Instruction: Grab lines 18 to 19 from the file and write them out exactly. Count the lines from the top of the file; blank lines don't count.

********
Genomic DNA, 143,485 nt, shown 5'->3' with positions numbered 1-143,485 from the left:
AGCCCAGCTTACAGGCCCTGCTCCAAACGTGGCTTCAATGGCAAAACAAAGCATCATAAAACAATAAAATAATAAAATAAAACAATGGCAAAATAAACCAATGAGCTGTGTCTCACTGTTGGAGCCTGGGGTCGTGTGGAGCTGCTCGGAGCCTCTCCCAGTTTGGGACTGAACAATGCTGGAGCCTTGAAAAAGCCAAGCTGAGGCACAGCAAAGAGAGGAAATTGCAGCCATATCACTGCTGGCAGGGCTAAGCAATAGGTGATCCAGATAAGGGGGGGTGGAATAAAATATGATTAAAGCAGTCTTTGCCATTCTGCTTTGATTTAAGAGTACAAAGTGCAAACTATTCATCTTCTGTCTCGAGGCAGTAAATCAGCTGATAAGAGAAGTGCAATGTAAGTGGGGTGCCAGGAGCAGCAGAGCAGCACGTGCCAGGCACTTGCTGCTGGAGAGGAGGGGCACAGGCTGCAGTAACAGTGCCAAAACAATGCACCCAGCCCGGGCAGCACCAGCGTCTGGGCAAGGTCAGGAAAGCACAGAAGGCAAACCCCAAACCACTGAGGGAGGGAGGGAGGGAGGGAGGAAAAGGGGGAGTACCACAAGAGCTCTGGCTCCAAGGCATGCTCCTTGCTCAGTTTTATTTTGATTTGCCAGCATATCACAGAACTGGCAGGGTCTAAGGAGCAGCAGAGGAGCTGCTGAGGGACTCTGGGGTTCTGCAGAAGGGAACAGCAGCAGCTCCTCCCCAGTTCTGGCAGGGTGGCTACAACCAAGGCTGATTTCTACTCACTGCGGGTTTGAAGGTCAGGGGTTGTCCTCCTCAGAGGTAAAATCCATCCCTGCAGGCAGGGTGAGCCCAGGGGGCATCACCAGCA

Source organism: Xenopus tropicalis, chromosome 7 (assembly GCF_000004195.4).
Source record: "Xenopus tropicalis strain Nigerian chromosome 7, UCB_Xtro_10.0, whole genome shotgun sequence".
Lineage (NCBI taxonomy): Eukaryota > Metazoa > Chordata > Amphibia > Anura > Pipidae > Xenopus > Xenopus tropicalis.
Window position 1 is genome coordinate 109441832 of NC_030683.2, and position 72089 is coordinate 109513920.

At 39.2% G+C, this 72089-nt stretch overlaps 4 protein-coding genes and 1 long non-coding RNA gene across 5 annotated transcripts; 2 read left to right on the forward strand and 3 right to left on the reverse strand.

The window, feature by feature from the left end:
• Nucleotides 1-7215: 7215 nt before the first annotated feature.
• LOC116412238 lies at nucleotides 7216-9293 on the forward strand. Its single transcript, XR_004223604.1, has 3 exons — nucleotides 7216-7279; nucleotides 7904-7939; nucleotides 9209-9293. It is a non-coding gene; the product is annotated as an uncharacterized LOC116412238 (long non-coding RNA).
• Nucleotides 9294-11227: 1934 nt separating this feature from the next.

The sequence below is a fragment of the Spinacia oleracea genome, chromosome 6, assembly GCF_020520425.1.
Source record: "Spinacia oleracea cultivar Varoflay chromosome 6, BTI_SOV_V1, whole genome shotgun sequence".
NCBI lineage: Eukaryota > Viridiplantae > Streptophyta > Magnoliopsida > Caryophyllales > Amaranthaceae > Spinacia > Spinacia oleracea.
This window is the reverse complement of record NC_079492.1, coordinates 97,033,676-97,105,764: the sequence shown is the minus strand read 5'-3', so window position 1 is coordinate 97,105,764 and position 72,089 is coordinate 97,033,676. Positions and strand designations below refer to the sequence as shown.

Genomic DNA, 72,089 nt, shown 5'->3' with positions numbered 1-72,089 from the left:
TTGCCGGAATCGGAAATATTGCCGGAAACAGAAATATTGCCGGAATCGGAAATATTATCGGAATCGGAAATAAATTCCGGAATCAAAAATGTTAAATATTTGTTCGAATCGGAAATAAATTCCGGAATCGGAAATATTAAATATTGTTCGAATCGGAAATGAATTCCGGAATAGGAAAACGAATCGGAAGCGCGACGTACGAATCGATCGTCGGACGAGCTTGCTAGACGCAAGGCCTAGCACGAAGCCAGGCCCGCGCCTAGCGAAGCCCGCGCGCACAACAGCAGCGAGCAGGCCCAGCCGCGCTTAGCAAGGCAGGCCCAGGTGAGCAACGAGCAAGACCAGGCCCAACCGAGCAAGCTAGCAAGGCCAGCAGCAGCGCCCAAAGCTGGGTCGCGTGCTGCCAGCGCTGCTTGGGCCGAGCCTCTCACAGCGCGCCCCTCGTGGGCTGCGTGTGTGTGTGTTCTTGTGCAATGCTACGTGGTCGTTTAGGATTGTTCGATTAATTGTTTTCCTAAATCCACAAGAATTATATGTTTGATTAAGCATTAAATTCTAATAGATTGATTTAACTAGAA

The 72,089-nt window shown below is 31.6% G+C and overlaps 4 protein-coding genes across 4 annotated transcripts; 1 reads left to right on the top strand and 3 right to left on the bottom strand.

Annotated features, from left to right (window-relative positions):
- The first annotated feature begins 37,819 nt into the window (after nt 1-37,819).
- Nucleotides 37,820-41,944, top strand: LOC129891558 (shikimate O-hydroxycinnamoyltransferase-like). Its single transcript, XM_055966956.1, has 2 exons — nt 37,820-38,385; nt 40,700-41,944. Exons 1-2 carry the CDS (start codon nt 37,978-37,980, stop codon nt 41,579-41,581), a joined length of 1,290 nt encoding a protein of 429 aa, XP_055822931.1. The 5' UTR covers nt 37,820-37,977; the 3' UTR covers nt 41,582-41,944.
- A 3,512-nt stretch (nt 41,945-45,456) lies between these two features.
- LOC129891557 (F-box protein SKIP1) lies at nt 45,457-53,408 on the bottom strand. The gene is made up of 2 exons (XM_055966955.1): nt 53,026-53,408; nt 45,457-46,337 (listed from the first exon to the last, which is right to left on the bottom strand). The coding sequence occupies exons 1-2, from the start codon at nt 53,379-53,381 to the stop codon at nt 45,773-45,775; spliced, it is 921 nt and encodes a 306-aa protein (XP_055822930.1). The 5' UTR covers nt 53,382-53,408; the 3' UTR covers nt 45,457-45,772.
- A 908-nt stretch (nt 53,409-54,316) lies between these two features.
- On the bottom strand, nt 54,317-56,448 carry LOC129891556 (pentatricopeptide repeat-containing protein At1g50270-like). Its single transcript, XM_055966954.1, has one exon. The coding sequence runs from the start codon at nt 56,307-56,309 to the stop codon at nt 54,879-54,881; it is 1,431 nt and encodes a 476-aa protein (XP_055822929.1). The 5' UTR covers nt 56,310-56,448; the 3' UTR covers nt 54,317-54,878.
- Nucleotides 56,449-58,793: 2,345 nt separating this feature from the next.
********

The 72,089-nt window shown below is 31.6% G+C and overlaps 4 protein-coding genes across 4 annotated transcripts; 1 reads left to right on the top strand and 3 right to left on the bottom strand.

Annotated features, from left to right (window-relative positions):